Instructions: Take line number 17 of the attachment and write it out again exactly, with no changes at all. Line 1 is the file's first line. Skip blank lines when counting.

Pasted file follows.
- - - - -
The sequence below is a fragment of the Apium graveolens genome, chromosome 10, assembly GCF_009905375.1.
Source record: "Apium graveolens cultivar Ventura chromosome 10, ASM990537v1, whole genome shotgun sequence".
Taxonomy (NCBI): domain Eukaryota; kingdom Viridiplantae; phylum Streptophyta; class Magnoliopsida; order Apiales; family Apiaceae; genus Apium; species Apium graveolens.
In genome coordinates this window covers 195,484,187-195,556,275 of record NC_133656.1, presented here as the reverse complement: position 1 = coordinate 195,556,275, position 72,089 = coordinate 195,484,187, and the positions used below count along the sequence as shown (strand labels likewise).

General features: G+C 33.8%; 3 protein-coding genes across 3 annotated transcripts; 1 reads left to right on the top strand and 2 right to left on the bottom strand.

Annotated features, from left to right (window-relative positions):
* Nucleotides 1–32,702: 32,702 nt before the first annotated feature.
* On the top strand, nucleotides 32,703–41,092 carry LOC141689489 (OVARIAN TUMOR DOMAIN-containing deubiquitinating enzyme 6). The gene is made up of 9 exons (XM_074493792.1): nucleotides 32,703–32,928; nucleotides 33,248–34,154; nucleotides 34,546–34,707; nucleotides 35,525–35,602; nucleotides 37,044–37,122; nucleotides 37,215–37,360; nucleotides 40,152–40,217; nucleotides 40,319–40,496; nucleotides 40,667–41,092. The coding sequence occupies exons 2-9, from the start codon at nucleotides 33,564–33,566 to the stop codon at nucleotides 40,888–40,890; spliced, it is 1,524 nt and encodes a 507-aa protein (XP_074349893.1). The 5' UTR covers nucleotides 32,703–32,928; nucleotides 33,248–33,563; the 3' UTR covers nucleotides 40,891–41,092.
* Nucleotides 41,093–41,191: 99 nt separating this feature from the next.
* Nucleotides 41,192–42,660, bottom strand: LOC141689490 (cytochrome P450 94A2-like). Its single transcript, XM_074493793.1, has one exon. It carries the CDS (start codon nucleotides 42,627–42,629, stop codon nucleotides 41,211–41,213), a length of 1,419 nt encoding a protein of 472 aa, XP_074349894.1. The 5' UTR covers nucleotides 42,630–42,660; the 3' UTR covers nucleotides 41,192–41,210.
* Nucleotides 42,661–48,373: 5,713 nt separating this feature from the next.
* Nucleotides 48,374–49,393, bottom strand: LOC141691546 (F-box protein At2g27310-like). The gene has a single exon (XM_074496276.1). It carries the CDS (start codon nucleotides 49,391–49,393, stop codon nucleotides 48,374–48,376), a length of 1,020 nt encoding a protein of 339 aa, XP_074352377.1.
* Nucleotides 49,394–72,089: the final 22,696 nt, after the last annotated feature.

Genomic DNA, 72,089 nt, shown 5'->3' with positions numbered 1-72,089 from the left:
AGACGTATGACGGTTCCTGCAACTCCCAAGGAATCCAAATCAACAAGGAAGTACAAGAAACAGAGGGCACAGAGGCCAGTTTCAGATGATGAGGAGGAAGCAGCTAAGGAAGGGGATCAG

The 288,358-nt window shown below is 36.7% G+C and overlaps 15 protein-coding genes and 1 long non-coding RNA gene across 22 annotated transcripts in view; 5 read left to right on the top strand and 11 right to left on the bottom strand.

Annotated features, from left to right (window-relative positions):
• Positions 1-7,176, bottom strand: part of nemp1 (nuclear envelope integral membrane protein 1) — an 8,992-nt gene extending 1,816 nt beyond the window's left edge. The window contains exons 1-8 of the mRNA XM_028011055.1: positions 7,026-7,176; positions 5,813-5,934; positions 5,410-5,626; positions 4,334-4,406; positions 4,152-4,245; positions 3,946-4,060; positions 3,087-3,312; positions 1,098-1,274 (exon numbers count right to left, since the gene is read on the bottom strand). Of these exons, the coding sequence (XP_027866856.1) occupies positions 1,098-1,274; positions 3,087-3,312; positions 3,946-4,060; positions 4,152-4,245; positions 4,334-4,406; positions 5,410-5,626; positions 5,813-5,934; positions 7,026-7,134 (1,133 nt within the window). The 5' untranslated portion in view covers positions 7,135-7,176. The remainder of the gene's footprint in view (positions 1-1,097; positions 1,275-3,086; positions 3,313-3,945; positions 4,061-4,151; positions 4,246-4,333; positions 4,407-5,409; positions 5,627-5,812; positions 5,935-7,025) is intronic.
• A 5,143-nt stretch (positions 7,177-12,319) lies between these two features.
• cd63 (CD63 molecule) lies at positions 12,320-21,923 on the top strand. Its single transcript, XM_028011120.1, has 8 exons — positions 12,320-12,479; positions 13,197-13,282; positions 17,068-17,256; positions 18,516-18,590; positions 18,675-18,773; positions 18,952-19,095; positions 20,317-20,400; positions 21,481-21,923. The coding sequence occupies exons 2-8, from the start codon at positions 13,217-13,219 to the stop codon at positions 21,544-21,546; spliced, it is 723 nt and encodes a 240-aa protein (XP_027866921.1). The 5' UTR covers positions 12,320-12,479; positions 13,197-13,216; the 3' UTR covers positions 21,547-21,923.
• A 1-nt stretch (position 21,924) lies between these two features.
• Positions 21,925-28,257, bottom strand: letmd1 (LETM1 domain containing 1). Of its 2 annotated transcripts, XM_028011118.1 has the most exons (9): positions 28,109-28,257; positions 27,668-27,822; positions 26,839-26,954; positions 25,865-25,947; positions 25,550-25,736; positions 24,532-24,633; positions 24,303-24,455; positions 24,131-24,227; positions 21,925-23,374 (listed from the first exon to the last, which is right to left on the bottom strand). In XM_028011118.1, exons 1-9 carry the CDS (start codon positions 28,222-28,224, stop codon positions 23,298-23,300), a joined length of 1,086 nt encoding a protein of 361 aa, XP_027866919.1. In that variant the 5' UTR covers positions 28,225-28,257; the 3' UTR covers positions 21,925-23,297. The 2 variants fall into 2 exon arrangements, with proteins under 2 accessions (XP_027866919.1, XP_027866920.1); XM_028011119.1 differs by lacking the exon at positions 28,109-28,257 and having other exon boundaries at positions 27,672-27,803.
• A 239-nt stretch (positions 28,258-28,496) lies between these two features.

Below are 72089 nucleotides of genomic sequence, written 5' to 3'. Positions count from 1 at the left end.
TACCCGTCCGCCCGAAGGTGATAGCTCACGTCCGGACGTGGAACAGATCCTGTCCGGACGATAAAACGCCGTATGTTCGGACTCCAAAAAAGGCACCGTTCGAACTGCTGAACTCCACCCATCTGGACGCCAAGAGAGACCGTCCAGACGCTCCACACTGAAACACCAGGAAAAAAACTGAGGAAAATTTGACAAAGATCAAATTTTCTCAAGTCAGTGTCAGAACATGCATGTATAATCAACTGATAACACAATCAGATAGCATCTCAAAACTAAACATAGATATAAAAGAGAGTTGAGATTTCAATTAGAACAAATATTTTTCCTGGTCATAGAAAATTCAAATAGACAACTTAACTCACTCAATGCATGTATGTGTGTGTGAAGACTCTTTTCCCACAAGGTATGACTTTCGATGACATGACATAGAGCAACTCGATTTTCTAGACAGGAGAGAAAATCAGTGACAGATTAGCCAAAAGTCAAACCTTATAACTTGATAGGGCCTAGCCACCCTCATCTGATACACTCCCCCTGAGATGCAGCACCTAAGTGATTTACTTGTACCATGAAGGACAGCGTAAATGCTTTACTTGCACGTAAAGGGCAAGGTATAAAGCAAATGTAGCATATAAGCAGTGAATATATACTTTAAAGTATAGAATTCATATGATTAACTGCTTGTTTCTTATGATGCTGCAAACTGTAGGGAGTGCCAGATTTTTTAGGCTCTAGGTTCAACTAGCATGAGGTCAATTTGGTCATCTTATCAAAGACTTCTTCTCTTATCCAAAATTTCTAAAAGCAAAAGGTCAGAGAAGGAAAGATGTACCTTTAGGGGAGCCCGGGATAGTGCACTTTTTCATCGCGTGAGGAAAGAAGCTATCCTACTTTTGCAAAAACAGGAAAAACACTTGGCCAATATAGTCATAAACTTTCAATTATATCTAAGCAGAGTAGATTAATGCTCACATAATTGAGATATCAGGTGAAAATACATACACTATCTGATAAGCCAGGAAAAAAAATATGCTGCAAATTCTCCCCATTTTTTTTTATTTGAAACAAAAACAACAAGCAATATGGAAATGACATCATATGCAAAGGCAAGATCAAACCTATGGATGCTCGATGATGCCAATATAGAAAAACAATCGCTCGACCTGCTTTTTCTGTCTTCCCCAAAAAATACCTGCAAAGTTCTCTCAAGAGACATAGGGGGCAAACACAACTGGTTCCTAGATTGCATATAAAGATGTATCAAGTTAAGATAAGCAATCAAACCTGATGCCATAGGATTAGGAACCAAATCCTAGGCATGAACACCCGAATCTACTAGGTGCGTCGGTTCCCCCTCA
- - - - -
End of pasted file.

Annotated features, from left to right (window-relative positions):